Toronto’s medical officer of health is calling on all three levels of government to take action against vaping products, as mounting evidence shows more young people are picking up the vaping habit that has been linked to lung diseases.
Dr. Eileen de Villa’s report on the health effects of vaping products — technically known as aerosolized liquid products — will be tabled at the city’s board of health next week. It recommends, among other things, that the city regulate vaping products the same way as cigarettes. Under existing bylaws, people are prohibited from smoking at such places as public sports fields, playgrounds, bars and restaurants, and near entrances to buildings used by the public.
The report comes at a time when governments and health organizations across the country are dealing with a growing body of evidence that vaping is associated with various pulmonary illnesses. Canadian officials have confirmed at least three such cases in Quebec and one in Ontario, while over 2,000 cases have been identified in the United States, including 47 deaths, according to the report.
“I think that should give rise to some concerns certainly,” said de Villa, noting that beyond the acute lung injuries, vaping can also contribute to other health impacts like the worsening of asthma, coughing, wheezing, and other symptoms of respiratory diseases.
She said studies have shown there was a more than 70 per cent increase in the number of Canadian youth using vaping products from 2017 to 2018, a trend that could threaten efforts to curb tobacco smoking.
“We know, based on the available evidence, that use of e-cigarettes and similar products is strongly associated with subsequent tobacco use amongst youth and young adults,” she said. “We worked very hard in public health sector to address tobacco use, yet it still is a major cause of preventable illness and death.”
The report, which will ultimately head to city council for approval, recommends the federal government prohibit advertising and sales of vaping products in stores and places where minors have access. It asks the federal government to set a limit on nicotine concentration in these products, and also asks the province to prohibit sales of such products in places where young people have access.
“The idea is to try to amend existing provincial and federal legislation so that it better matches up with the restrictions and regulations that apply currently to tobacco products,” said de Villa.
The Ontario government announced earlier in the fall that advertising on vaping products in retail stores and gas stations will become illegal starting next year. According to this regulation, vaping products can only be promoted at vape and cannabis stores where customers are at least 19 years old. The sales of these products at convenience stores would still be allowed.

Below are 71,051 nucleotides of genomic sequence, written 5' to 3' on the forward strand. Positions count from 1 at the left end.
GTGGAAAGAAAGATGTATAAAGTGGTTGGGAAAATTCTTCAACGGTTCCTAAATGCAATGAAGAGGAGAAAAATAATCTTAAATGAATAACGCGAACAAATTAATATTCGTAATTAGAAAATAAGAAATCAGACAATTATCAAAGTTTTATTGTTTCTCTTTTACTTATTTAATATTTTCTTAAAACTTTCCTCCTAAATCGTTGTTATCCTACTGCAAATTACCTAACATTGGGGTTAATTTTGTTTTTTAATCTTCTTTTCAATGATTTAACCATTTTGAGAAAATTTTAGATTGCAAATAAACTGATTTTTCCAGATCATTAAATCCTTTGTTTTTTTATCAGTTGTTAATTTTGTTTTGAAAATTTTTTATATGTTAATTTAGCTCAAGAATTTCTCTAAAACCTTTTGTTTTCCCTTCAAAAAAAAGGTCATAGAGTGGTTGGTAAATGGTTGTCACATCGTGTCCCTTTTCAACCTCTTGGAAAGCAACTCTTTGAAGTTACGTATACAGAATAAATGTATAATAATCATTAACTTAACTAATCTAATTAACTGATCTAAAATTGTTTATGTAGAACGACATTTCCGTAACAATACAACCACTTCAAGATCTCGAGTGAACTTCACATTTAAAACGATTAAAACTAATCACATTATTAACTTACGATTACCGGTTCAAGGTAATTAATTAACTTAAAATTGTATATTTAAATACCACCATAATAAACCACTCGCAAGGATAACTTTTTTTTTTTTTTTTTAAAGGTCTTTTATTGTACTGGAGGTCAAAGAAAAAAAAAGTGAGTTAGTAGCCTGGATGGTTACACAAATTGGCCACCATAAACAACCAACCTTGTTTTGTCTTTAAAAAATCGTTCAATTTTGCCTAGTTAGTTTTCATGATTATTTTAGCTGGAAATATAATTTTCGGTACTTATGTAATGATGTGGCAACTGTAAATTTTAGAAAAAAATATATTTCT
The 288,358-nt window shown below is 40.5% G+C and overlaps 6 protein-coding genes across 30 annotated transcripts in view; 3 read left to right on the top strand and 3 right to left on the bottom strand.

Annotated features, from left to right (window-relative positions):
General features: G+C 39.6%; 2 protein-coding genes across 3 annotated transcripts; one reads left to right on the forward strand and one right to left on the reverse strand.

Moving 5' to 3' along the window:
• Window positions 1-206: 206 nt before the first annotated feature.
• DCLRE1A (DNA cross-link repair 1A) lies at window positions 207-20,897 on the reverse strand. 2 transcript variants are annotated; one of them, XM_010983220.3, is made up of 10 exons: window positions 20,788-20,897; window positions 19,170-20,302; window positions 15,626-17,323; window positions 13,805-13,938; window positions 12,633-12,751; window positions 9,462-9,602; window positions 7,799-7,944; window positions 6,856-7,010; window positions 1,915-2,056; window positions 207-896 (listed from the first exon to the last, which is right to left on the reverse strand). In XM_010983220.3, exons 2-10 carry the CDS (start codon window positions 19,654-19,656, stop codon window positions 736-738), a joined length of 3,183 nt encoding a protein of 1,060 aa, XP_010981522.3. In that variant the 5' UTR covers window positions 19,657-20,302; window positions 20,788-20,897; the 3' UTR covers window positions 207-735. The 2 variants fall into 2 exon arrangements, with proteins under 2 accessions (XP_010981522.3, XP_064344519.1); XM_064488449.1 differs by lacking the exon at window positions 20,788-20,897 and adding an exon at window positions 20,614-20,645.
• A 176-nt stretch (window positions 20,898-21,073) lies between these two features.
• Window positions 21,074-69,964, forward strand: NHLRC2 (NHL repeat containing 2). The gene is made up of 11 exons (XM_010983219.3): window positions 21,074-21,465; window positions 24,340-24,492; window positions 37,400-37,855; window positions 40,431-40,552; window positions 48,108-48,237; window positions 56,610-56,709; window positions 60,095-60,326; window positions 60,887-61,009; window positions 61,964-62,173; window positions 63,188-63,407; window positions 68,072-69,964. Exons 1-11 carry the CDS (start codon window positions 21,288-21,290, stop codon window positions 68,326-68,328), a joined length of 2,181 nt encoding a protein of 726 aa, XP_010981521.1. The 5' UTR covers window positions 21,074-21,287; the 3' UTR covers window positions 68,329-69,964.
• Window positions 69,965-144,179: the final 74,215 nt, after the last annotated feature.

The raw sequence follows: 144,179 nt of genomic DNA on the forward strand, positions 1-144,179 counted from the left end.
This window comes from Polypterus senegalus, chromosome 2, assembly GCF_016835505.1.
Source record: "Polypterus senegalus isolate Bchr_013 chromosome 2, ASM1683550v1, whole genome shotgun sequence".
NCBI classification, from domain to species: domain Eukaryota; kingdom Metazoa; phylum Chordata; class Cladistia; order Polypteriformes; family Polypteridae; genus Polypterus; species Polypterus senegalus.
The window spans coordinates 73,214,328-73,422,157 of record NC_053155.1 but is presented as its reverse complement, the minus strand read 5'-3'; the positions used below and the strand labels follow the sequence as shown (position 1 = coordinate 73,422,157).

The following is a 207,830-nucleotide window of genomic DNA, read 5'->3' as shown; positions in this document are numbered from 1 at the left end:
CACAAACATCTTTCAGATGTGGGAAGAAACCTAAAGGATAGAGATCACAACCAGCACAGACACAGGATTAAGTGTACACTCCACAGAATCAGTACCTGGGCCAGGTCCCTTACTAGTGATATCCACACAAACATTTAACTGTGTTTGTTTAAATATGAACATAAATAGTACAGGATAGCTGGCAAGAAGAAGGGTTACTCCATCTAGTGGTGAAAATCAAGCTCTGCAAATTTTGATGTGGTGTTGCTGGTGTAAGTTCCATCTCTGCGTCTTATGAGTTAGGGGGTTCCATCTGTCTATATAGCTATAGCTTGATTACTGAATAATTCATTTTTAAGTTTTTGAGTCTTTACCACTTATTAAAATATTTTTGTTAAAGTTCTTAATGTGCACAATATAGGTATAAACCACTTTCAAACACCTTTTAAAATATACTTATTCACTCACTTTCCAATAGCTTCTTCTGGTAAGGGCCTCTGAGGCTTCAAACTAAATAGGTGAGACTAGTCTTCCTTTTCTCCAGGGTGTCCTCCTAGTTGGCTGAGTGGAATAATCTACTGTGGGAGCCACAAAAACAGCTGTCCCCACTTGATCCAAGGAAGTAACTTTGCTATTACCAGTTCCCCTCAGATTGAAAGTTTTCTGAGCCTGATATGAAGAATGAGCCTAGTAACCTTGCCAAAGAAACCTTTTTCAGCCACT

Mayor John Tory was asked last week in a media scrum outside city hall whether the city should consider banning vaping products, and said the marketing approach of these products needs to be addressed — just as it is done with “other things deemed risky to health” like tobacco.
He said the rules that apply to smoking should be applied when it comes to vaping as well.
Coun. Joe Cressy (Ward 10 Spadina—Fort York), who is also the chair for the city’s board of health, said every level of government needs to be involved and do more in preventing the potential harm that can result from the proliferation of vaping products.
He called for the federal government to implement strict regulations to ban advertising of flavoured vaping products that are targeted at children, to ensure plain packaging and to regulate nicotine content. For the province, the Smoke-Free Ontario Act should be amended to include banning of these flavoured vaping products targeting youth, he said.
“For the city, we are going to proactively implement restrictions on where vaping products can be used,” he said. Those restrictions would prevent people from vaping in outdoor public spaces such as near playgrounds and sports fields, and establishing a nine-metre smoke-free zone at entrances to many indoor places.
This past November the cities of Brampton and Mississauga voted to treat vaping in public spaces like smoking tobacco. Canadian provinces have created a range of regulations against the advertising of vaping products in places where young people are spending time, and many prohibit vaping in or near public places like libraries, school grounds, malls and parks.
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Cressy said establishing effective regulations against vaping products and their consumption is possible, as such restrictions have helped decrease tobacco use among young people over the past 20 years.
“I think it’s fair to say that when e-cigarettes and vaping products emerged, the research was slim on what their effects would be. The more we learn, the worse it gets,” he said, noting these products were originally seen as a novelty but now it’s clear they can cause serious health damage if not properly regulated.
“The longer we wait to act, the more harm will be created.”
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